Plaque unveiled for Solway

People from many parts of Australia gathered in Kingscote last week to celebrate the 175th anniversary of the arrival of the ship Solway. People from many parts of Germany gathered in Hamburg in June 1837 to board the Solway which was bound for South Australia. 

Many of the 52 who boarded were Lutherans seeking to practise their faith freely in a new land. All were setting out with the hope of a better future. They were brought by the South Australian Company to help establish its new base at Kingscote. 

The Solway, under Captain Robert Pearson, arrived at Reeves Point on October 16, 1837.

Their first duty on arrival was to conduct the funeral of Mrs Maria Kleemann who had died two days before arrival. Over the next years funerals followed for Mrs Pipkorn, Mrs Karoline Christian, Emma Milde, and other infants. 

These deaths brought tears to the eyes of their descendants as they remembered them in the Pioneer Cemetery last week.

Over the weekend, 120 gathered for the celebratory dinner at the Ozone on Saturday, October 13. Introduced by MC Kevin Kleemann, Sue Pender told the story of the Solway’s only voyage to Australia and its untimely demise at Encounter Bay on December 21, 1837. Allen Clark, a descendent of crew member Louis Hansen, traced his ancestor from before joining the Solway crew, until he settled in SA and bought up much of the land in the Western suburbs of Adelaide. Evan Kleemann had all in fits of laughter with his old German-style story telling.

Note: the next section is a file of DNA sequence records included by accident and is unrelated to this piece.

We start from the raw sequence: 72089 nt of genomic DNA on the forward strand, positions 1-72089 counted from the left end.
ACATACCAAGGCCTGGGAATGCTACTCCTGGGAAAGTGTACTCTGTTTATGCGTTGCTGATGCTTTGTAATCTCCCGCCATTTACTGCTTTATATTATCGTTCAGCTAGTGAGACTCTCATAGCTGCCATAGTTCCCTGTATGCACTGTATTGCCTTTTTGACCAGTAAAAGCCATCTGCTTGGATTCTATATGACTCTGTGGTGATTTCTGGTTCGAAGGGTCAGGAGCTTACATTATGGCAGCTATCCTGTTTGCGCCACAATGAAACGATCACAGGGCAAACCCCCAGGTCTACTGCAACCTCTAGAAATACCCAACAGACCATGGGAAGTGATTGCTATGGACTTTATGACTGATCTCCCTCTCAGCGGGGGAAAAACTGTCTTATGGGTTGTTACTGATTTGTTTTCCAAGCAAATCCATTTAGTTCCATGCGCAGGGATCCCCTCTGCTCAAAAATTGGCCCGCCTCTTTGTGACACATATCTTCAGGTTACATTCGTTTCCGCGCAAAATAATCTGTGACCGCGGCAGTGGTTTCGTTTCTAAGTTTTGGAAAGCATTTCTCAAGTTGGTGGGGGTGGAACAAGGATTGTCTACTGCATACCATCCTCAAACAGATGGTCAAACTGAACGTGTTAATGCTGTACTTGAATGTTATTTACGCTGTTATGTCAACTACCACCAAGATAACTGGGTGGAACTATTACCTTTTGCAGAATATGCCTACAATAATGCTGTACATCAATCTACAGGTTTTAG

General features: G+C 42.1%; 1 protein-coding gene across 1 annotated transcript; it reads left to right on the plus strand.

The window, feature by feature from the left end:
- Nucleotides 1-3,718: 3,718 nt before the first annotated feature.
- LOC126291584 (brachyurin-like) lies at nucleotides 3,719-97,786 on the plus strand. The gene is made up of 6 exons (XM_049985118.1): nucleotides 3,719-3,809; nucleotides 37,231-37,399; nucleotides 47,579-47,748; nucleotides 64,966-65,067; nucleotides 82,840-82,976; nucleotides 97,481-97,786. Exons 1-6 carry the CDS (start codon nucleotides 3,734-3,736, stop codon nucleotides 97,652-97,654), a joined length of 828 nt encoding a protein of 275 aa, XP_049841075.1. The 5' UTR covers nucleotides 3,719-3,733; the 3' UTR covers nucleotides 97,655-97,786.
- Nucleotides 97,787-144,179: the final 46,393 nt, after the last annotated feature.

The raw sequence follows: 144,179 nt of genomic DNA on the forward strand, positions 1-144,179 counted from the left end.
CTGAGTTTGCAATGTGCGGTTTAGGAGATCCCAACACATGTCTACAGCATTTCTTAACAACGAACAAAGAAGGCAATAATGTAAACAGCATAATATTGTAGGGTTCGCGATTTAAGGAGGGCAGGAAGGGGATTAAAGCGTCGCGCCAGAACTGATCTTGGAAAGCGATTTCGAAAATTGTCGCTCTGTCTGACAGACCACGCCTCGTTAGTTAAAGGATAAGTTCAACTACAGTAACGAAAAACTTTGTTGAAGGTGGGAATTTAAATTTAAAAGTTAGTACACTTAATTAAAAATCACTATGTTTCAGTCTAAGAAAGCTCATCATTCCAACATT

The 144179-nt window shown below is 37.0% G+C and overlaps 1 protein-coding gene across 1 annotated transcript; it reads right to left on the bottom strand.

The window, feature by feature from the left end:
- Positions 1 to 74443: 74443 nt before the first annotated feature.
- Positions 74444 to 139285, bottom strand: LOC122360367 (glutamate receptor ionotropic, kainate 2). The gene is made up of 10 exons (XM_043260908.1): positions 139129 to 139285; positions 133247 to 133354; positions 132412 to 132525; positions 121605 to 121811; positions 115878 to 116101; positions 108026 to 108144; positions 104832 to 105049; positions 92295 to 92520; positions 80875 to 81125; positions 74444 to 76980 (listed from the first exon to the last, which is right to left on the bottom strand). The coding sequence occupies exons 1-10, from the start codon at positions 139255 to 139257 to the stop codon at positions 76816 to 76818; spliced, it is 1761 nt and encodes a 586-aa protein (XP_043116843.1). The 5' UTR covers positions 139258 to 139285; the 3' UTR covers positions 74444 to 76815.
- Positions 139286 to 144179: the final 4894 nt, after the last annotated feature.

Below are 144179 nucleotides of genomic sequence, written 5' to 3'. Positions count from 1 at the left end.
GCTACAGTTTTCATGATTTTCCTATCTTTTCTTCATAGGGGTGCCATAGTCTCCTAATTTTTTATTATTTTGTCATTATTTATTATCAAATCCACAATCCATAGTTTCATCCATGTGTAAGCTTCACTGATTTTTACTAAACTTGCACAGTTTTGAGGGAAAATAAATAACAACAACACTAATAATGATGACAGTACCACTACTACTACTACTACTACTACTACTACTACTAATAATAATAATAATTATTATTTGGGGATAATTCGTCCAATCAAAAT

On Sunday, the Kingscote Town Hall was almost filled with worshippers for the Thanksgiving Service led by Solway descendant, Pastor David Christian, who is also the current pastor to Lutherans on Kangaroo Island. The remainder of Sunday was spent telling the stories of 12 of the Solway pioneers who were represented on the day.

On Tuesday morning at Reeves Point, the 175th anniversary plaque was unveiled by Colin Gramp, the oldest descendant present, and Deputy Mayor Peter Clements. Prayers were prayed, the plaque dedicated, the National Anthem sung and speeches made.

People thanked organisers, Jan Heppner and David Christian, for what they said was a most wonderful weekend. They left for home having made many new friends, having learnt much more about their ancestry, determined to put their stories into a book, looking forward to the 200th anniversary in 2037, all with indelible memories of their Kangaroo Island experience.

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